Keeping the experiment lively

The case of marriage equality in Rhode Island


“That it is much on their hearts … to hold forth a lively experiment, that a most flourishing civil state may stand and best be maintained … with a full liberty in religious concernments.”

(From the Rhode Island Charter, granted by King Charles II, July 8, 1663.)

As a state, we should feel significant pride in our recently passed marriage equality legislation that came into law Aug. 1. 

Years of respectful public debate, with passionate advocacy on both sides of the issue, have led to this outcome: Rhode Island now officially recognizes civil marriage between people of the same gender.  We are thoroughly engaged in the “lively experiment” to maintain the “flourishing civil state” mandated 350 years ago in the charter granted by King Charles II.

As a state, we should feel significant pride in the explicit provision of the legislation that protects the theological discretion of every faith community in Rhode Island to create and perform religious marriage ceremonies for same-gender couples  – or not.  In so doing, Rhode Island’s marriage equality legislation embodies the “full liberty in religious concernments” that is equally at the heart of the charter that created Rhode Island.

The commitment to experimentation in order to foster thriving civil society, along with fidelity to the principle of religious liberty, makes Rhode Island a stimulating and inspiring place to live.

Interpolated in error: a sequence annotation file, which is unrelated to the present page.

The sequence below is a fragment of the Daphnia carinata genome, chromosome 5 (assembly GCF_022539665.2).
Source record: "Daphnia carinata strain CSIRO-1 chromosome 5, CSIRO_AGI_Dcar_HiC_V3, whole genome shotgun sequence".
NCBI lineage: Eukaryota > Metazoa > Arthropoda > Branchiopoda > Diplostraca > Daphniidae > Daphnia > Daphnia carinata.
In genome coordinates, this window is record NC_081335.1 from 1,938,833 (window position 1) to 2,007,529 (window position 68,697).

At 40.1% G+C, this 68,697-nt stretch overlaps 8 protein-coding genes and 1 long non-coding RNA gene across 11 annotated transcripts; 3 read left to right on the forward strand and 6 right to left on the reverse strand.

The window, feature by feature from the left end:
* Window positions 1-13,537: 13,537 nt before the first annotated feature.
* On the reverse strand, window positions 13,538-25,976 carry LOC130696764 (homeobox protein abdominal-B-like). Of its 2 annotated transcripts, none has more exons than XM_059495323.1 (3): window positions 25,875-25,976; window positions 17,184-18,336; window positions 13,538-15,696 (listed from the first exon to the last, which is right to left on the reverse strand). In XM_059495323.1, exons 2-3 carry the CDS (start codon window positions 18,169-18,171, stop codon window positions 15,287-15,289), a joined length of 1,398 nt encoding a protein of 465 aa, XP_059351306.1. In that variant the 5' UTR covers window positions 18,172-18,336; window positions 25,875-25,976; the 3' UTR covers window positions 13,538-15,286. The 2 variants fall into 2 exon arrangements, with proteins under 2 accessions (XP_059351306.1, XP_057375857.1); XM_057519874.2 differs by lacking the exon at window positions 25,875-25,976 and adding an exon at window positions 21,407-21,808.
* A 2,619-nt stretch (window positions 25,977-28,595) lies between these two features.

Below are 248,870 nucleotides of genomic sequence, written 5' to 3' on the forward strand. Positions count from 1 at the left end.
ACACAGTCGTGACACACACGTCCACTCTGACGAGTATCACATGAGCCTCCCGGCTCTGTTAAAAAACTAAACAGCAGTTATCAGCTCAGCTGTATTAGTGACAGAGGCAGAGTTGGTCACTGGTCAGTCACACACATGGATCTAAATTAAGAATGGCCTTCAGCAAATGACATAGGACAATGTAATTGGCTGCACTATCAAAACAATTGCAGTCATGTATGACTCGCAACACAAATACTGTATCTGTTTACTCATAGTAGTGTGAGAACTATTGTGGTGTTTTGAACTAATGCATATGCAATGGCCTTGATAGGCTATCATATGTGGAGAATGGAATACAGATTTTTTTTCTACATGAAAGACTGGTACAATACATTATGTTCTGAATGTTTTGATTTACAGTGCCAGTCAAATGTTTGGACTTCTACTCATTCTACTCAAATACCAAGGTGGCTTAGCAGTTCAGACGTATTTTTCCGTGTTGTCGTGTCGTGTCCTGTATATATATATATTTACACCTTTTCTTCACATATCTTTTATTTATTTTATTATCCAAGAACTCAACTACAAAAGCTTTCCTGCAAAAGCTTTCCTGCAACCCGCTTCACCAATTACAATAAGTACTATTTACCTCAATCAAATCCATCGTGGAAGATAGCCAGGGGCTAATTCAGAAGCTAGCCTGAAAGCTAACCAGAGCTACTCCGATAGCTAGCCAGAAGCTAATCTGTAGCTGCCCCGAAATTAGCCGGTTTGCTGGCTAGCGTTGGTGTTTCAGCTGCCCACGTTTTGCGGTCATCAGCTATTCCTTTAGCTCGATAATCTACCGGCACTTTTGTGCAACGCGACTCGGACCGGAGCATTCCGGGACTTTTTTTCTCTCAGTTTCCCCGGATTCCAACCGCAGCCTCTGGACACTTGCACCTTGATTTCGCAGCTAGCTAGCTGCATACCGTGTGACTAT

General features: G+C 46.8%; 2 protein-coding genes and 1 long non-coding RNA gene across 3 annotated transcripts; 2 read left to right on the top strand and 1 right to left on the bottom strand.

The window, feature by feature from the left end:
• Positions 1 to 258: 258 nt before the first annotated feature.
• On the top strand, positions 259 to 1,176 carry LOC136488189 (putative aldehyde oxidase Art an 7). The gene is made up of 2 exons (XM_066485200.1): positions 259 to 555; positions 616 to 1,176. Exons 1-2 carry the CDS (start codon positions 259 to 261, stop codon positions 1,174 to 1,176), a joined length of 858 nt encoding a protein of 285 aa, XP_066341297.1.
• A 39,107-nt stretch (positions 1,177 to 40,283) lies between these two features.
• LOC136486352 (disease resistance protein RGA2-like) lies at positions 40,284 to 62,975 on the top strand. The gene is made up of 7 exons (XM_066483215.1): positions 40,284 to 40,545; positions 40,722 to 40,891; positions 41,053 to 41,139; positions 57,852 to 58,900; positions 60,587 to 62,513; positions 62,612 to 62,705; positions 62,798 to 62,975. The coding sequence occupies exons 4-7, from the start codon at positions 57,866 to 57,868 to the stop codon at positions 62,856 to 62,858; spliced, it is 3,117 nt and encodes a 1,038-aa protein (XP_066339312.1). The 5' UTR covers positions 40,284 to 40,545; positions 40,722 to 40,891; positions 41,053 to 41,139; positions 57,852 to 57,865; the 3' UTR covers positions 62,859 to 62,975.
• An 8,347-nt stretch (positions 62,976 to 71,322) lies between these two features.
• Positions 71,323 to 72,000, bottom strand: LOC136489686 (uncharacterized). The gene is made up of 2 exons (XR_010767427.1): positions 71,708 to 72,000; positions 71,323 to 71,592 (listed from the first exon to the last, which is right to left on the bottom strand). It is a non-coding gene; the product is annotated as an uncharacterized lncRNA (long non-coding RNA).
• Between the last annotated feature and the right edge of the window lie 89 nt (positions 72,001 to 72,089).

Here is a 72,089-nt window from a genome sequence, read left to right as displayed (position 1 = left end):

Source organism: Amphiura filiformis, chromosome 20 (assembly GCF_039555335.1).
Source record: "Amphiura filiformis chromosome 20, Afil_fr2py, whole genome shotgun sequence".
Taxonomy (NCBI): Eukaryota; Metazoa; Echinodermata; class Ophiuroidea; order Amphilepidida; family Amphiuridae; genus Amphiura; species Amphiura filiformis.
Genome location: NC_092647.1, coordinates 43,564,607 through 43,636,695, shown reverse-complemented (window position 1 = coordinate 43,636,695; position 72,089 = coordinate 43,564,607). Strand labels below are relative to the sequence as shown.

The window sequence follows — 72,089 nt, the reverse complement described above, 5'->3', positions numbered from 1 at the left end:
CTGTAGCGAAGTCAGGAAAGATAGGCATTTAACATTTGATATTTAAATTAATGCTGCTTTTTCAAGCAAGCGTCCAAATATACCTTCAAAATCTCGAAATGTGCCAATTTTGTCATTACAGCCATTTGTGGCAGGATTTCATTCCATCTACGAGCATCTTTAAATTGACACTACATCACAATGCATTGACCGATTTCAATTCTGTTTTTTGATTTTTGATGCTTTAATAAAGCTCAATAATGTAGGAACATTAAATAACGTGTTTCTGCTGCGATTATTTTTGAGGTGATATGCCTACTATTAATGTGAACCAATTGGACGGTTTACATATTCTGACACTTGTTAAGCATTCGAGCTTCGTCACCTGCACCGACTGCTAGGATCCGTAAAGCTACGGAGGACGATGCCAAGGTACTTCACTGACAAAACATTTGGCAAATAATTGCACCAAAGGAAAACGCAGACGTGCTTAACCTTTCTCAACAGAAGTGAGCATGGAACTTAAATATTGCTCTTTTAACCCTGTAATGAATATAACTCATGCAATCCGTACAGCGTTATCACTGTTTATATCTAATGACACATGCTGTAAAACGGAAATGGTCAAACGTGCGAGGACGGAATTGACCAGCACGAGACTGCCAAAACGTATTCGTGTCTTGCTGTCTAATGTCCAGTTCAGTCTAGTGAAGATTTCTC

How extraordinary that the ethos of experimentation is a foundation stone of our state.  By virtue of our lively experiment, Rhode Island’s civil culture is, and has always been, diverse, inclusive, pluralistic and aspirational.  Our continuing lively experiment requires openness and a sense of responsibility and imagination and a streak of practicality.  That these qualities continue to shape the civil life of our state should most certainly be a source of pride.

The spiritual leaders and the clergy, of an impressively broad spectrum of faith communities in Rhode Island share in our own engaging, mutually respectful and lively community.  We who serve people of Jewish and Muslim and Christian and Unitarian and Buddhist and Hindu and Bahai and Quaker faiths enjoy relationships of mutual trust and respect that are strong enough to weather the times we find ourselves on opposite sides of an intense issue like civil marriage for same-gender couples.  “Some of our best friends” are clergy whose religious commitments obviate religious marriage for same-gender couples.  “Some of our best friends” are clergy whose religious commitments require religious marriage for same-gender couples.

No matter where we stand on the comprehensive theological map of Rhode Island, we are all committed to sensing and cherishing the spark of the sacred in each other and in every human being. 

Mazal tov, congratulations, to those of us who live in this state, which recognizes civil marriage for same-gender couples.  May our civil experiments remain lively and our religious liberties flourish!

Rabbi Amy Levin (, of Temple Torat Yisrael (, East Greenwich, is president of The Board of Rabbis of Greater Rhode Island (

Reverend Betsy Aldrich Garland (, of Warwick, is president of the Governing Board, Rhode Island State Council of Churches.

The authors’ views stated herein are theirs alone and do not necessarily represent the views of their affiliated entities.